First things first: anger is a normal and valid emotion, and just like any other emotion, it shouldn’t be suppressed. It should be acknowledged as what it is. That being said, sudden outbursts due to frustrations at work should not be condoned, whether from a senior manager or a rank-and-file employee; moreover, it should not lead to verbal or even physical altercations where one or both parties end up getting hurt. While anger in the workplace is just something that everyone has to deal with at some point, it should neither become habitual nor a regular part of any company culture, as it can cause immense stress not only to the person who can’t manage his or her temper, but also to members of the team. A negative workplace can trigger mental health issues including anxiety and depression, among others.
If you often find yourself on the verge of an outburst (trust us, we’ve been there more times than we can count, too), then maybe this can help: according to a study published in the Journal of Experimental Social Psychology featured on Inc., people with high EQ are actually able to stretch their patience by detaching themselves from the moment.
“The current findings highlight how people can neutralize aggression while focusing on their emotions and the situation at hand—by adopting a self-distanced perspective. This is noteworthy because distraction is often not feasible in the heat of the moment. In daily life people often must continue to interact with people who provoke them and cannot easily divert their attention away. Thus, understanding how people can reflect deliberately during such situations is an important issue…”
The key to managing your temper is learning how to see the signs and the triggers, and being able to distance yourself from them. Here are a few ways you can learn how to move away from sticky situations while still acknowledging your frustrations:
Don’t fight it, but don’t allow it to overflow.
Actually acknowledge that you’re mad and that what you’re feeling is justified. Trying to avoid the fact can lead you to pass the responsibility of your emotions to others. (“He’s why I’m like this!” or “She made me do it.”) As coach, speaker, and writer Melody Wilding writes on Forbes, “The next time you feel yourself getting angry, understand that trying to simply avoid it won’t help. Find a way instead to release or disarm your anger in a healthy, self-respecting way.” Once you acknowledge it, you’ll find that you’ll be more focused to actually do something productive to resolve the issue that has been bothering you.
Find a distraction.
If, for some reason, you can’t really handle the rage, find something that will immediately take your mind off it. Stop what you’re currently doing and do something else—play a game on your phone, take a walk, or even just go to the restroom and wash your face. Even momentarily focusing on something else can help take the edge off your anger and make you think more logically.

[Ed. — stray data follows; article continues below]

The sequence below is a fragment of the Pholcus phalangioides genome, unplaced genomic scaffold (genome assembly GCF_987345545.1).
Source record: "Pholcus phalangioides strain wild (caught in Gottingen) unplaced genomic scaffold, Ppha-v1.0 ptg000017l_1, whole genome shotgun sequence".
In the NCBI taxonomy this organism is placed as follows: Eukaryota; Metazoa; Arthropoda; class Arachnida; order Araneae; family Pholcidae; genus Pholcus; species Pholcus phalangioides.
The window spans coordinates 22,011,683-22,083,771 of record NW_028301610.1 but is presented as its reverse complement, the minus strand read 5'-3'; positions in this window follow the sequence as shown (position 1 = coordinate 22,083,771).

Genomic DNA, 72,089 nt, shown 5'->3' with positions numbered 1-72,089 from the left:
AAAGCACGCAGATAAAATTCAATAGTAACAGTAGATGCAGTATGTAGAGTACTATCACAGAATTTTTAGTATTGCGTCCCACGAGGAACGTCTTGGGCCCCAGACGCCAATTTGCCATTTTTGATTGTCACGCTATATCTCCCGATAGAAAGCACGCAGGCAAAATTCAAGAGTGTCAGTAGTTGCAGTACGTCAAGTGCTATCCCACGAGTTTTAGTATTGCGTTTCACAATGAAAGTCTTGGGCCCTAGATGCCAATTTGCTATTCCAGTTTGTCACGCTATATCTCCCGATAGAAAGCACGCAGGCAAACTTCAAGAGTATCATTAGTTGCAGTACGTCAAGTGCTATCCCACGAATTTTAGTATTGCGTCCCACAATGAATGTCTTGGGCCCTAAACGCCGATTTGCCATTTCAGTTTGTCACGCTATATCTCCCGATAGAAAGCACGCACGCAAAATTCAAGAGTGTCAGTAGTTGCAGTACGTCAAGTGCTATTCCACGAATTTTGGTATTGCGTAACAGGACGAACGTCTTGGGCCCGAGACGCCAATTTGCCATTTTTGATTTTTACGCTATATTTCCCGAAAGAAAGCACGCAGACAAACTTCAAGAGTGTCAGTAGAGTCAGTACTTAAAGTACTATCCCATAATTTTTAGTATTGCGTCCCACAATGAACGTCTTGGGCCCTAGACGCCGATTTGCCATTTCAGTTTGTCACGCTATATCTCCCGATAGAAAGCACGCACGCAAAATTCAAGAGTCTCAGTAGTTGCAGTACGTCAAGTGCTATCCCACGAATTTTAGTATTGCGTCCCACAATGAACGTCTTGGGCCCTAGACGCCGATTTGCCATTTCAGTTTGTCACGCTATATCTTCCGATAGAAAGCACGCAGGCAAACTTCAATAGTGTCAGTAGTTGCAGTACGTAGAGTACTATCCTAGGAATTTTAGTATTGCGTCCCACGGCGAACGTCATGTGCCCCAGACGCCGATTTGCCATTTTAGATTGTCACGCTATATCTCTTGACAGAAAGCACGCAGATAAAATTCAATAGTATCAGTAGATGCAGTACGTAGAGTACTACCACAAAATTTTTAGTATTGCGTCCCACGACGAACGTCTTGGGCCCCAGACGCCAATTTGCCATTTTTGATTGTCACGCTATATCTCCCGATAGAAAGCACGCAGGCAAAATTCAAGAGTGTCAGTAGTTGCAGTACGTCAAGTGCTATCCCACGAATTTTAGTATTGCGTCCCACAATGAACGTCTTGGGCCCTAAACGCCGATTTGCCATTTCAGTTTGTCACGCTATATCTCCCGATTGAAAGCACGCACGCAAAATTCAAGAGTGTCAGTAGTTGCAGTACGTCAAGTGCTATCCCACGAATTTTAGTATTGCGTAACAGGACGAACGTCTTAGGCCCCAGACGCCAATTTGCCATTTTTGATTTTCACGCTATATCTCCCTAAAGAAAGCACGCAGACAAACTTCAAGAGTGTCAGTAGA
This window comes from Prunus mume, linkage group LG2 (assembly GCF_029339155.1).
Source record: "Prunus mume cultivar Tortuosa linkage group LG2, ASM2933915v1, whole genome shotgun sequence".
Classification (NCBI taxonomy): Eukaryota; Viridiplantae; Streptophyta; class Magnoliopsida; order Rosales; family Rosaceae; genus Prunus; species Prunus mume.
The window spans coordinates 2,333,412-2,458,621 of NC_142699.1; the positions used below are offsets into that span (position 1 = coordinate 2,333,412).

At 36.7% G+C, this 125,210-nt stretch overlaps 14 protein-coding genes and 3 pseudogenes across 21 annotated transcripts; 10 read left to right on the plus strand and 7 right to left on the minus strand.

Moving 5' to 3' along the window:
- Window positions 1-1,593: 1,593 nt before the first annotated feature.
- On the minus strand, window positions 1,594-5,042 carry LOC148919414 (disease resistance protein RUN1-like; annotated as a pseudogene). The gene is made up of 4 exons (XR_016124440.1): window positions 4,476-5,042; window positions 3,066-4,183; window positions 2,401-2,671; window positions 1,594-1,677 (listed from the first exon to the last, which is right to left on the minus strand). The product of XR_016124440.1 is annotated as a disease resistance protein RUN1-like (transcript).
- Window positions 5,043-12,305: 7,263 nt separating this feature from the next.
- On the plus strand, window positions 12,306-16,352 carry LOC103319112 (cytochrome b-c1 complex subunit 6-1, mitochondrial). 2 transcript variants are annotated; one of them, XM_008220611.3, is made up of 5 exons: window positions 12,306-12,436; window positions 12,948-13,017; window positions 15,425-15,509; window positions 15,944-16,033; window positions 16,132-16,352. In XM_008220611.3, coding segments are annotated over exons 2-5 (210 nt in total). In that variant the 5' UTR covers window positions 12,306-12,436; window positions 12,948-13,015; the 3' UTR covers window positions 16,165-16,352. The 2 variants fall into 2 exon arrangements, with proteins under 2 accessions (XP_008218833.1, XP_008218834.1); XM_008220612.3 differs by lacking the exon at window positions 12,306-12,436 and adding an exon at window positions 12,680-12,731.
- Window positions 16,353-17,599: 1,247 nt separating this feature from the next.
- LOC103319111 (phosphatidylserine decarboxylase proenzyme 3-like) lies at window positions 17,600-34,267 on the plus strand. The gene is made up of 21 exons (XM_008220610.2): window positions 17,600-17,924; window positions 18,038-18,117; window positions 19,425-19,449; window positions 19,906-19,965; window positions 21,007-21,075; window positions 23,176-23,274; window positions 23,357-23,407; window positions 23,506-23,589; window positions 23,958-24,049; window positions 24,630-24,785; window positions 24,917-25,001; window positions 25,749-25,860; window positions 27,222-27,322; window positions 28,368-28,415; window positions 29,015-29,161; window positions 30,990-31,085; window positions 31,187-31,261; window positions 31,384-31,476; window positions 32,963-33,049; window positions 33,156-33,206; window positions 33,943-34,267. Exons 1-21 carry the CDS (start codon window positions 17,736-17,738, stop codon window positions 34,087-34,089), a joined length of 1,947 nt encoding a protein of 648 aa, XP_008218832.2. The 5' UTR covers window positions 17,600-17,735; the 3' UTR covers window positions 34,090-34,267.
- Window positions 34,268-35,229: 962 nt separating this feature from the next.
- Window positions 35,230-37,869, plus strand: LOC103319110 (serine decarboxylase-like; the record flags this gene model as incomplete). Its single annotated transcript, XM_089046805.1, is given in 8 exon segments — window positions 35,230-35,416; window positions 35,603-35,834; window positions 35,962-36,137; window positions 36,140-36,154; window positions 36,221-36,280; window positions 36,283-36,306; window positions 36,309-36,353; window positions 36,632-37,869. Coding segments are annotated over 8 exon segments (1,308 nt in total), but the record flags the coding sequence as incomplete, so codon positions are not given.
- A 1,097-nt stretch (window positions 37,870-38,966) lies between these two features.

Pinpoint the real reason behind your anger.
Is it just the situation, or is it because you and your colleague already have a history of disagreements? Keynote speaker and author Scoot Mautz notes on Inc.: “Conflict often arises from tension in an underlying relationship, not from the point at hand… It’s easy to let how you feel about another’s personality seep into what they’re saying/doing, thus coloring it in an unfair way. High EQ people separate church and state here.” If your issue is entirely work-related, don’t let your personal feelings color the situation as it will only cause unwarranted stress for you.
Think before you speak.
Whether online or offline, it’s important to think about what you’re about to say, especially in the heat of the moment, before actually saying it. You can’t take back words once you’ve expressed them, and some may actually create irreparable damage.
See where the other person is coming from.
Distance yourself from the situation by adopting an “observer” attitude: picture yourself as if you’re a third person watching things unfold. This way, you can open your mind to where your colleague is coming from. It’s easier said than done, but as with everything else, it can be learned. Be conscious of your rising temper, acknowledge it with intention, and take a step back—you’ll find that accepting what you feel as legit while knowing that you have power over your own reactions can make things easier for you not only professionally, but personally.